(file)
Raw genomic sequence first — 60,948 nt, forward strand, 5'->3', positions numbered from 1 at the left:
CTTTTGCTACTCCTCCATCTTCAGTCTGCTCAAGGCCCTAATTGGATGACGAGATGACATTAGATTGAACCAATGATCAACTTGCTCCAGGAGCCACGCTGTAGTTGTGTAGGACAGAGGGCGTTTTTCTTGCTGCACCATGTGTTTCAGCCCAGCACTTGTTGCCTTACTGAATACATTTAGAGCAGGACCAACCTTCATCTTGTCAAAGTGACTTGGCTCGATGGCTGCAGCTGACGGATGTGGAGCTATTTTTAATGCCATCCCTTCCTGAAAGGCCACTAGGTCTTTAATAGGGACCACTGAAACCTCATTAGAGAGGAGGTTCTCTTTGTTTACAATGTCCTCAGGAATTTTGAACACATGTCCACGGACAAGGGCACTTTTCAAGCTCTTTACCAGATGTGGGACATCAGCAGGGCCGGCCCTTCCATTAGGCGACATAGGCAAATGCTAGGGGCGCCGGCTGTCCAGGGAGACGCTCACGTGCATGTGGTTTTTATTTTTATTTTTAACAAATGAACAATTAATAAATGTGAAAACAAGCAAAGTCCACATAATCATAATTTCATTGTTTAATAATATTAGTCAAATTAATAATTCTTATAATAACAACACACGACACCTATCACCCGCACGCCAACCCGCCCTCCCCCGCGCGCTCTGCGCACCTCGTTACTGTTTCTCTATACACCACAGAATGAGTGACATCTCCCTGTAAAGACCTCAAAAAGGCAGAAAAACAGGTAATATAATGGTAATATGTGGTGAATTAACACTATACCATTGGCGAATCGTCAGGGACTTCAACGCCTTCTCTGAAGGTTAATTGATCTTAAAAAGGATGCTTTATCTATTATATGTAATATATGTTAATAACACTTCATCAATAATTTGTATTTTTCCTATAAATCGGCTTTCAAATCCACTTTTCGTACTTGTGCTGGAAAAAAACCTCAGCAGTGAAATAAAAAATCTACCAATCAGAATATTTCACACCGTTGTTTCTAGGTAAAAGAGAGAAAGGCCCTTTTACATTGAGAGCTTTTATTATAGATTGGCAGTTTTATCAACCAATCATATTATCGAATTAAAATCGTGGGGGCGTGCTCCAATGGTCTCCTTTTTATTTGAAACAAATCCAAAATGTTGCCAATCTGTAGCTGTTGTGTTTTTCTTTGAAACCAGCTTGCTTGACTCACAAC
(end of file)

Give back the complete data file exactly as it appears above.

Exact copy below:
Raw genomic sequence first — 60,948 nt, forward strand, 5'->3', positions numbered from 1 at the left:
CTTTTGCTACTCCTCCATCTTCAGTCTGCTCAAGGCCCTAATTGGATGACGAGATGACATTAGATTGAACCAATGATCAACTTGCTCCAGGAGCCACGCTGTAGTTGTGTAGGACAGAGGGCGTTTTTCTTGCTGCACCATGTGTTTCAGCCCAGCACTTGTTGCCTTACTGAATACATTTAGAGCAGGACCAACCTTCATCTTGTCAAAGTGACTTGGCTCGATGGCTGCAGCTGACGGATGTGGAGCTATTTTTAATGCCATCCCTTCCTGAAAGGCCACTAGGTCTTTAATAGGGACCACTGAAACCTCATTAGAGAGGAGGTTCTCTTTGTTTACAATGTCCTCAGGAATTTTGAACACATGTCCACGGACAAGGGCACTTTTCAAGCTCTTTACCAGATGTGGGACATCAGCAGGGCCGGCCCTTCCATTAGGCGACATAGGCAAATGCTAGGGGCGCCGGCTGTCCAGGGAGACGCTCACGTGCATGTGGTTTTTATTTTTATTTTTAACAAATGAACAATTAATAAATGTGAAAACAAGCAAAGTCCACATAATCATAATTTCATTGTTTAATAATATTAGTCAAATTAATAATTCTTATAATAACAACACACGACACCTATCACCCGCACGCCAACCCGCCCTCCCCCGCGCGCTCTGCGCACCTCGTTACTGTTTCTCTATACACCACAGAATGAGTGACATCTCCCTGTAAAGACCTCAAAAAGGCAGAAAAACAGGTAATATAATGGTAATATGTGGTGAATTAACACTATACCATTGGCGAATCGTCAGGGACTTCAACGCCTTCTCTGAAGGTTAATTGATCTTAAAAAGGATGCTTTATCTATTATATGTAATATATGTTAATAACACTTCATCAATAATTTGTATTTTTCCTATAAATCGGCTTTCAAATCCACTTTTCGTACTTGTGCTGGAAAAAAACCTCAGCAGTGAAATAAAAAATCTACCAATCAGAATATTTCACACCGTTGTTTCTAGGTAAAAGAGAGAAAGGCCCTTTTACATTGAGAGCTTTTATTATAGATTGGCAGTTTTATCAACCAATCATATTATCGAATTAAAATCGTGGGGGCGTGCTCCAATGGTCTCCTTTTTATTTGAAACAAATCCAAAATGTTGCCAATCTGTAGCTGTTGTGTTTTTCTTTGAAACCAGCTTGCTTGACTCACAAC